Our website is a good "portal" to the daVinci world for people all around the globe, so a couple of years later we started to collaborate with other companies (Mayfair, Abacus...), and the rest is history!
Tom: The rest is history... Just what are the future plans of daVinci? Are there any new games in the pipeline?
Silvano: Well, of course there are. There is a huge pipeline right in front of me, with a great "TOP SECRET" written with red paint all over it, but I'll see what can I tell you. Our next game will be out in a few weeks, and it's called ORIENTE by Luca Coppola. It's a very good card game for 4-12 players that won our first contest for game designers. I think it's very original; you don't play in turns, but you've got your character and you can "claim your destiny" when you like by making your action. I really don't know any game that resembles it, maybe it's a bit like Citadels mixed with Lupus in Tabula; but you really have to try this one. Then, we already have planned and/or have in production some of the new games for 2005. I really cannot give many hints, but... whoa! I've just wiped out by mistake that red "TOP SECRET", so I can tell you something more, just keep it to yourself, okay? Some of our new games, in no particular order, will be:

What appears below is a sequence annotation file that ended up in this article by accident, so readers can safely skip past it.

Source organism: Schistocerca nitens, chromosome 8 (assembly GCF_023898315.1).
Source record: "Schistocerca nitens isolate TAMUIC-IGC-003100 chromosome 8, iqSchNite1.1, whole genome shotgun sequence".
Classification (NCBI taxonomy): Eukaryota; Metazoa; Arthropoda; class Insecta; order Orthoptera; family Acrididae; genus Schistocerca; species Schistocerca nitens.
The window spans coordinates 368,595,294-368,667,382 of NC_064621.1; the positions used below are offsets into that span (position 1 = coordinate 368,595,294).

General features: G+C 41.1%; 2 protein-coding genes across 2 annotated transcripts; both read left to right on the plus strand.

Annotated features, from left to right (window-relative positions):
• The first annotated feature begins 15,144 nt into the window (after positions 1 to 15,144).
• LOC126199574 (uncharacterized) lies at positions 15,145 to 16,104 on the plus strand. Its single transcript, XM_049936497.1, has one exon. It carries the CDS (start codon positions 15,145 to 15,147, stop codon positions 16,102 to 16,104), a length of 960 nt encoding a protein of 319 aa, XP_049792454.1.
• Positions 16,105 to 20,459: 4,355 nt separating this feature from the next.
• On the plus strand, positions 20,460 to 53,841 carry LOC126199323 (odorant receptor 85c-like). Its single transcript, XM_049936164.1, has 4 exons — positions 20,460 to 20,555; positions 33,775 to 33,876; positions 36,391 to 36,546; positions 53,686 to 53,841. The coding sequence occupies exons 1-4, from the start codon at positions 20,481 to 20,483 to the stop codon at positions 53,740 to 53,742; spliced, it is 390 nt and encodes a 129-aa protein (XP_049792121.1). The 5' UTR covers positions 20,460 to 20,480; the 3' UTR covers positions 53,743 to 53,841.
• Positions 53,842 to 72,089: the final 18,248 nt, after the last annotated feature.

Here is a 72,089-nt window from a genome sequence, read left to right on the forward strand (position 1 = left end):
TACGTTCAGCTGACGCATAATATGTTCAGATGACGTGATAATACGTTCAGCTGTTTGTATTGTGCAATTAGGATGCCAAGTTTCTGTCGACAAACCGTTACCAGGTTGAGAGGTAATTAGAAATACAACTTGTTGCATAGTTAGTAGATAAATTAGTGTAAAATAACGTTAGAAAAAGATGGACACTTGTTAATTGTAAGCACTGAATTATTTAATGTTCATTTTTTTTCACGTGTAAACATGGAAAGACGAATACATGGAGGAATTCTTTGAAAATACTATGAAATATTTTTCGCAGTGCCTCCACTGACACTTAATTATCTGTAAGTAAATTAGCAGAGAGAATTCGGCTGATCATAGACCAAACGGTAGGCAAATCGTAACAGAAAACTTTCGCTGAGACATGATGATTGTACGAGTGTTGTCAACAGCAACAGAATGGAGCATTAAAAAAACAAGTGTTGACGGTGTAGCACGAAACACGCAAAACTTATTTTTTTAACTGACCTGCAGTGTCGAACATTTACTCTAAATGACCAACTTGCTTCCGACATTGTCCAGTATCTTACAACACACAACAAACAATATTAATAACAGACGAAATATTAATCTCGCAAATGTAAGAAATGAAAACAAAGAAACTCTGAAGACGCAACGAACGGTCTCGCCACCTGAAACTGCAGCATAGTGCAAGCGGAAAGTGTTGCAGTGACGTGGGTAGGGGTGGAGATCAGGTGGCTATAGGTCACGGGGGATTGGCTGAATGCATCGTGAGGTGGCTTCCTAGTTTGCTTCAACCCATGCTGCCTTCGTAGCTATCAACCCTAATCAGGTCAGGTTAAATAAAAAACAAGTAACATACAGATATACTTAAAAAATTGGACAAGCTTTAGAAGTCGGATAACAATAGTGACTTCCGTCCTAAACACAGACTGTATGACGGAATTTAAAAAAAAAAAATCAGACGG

- PALATINUM: a tile-laying game that's easy to play but with many strategic choices (like Carcassonne or Samurai, for example.)
- FREDERICUS: a very original game about chasing medieval beasts in Castel Del Monte.
- BEETLEZ: a quick game of reflexes, speed and a bit of memory for all the family that is very, very fun to play.
- LUCCA CITTA': the winner of our latest contest for game designers, held in the city (and during the game convention) of Lucca.
- and... a new, little expansion for BANG! in the style of the much wanted (and totally sold out) High Noon.
We'll keep following our ideal of "Gioco Italiano" with themed games that have simple rules and short gameplay, but we'll try to get more close to the "hardcore gamers", who will certainly like Palatinum and Fredericus above all. And, of course, we will come up with a new bunch of free Bonsai games on one card ("rules on one side, board on the other") like the ones we had in Essen. And we still have more surprises cooking, so you just have to wait. You won't be disappointed!
Tom: Rarely am I disappointed by a game. I've noticed that most of your games, with a few exceptions, handle a lot of people. Bang! with expansions goes up to eight, your new game you just mentioned goes up to twelve, Mr. Bill handles eight, etc. Is this something you look for when designing/accepting a game?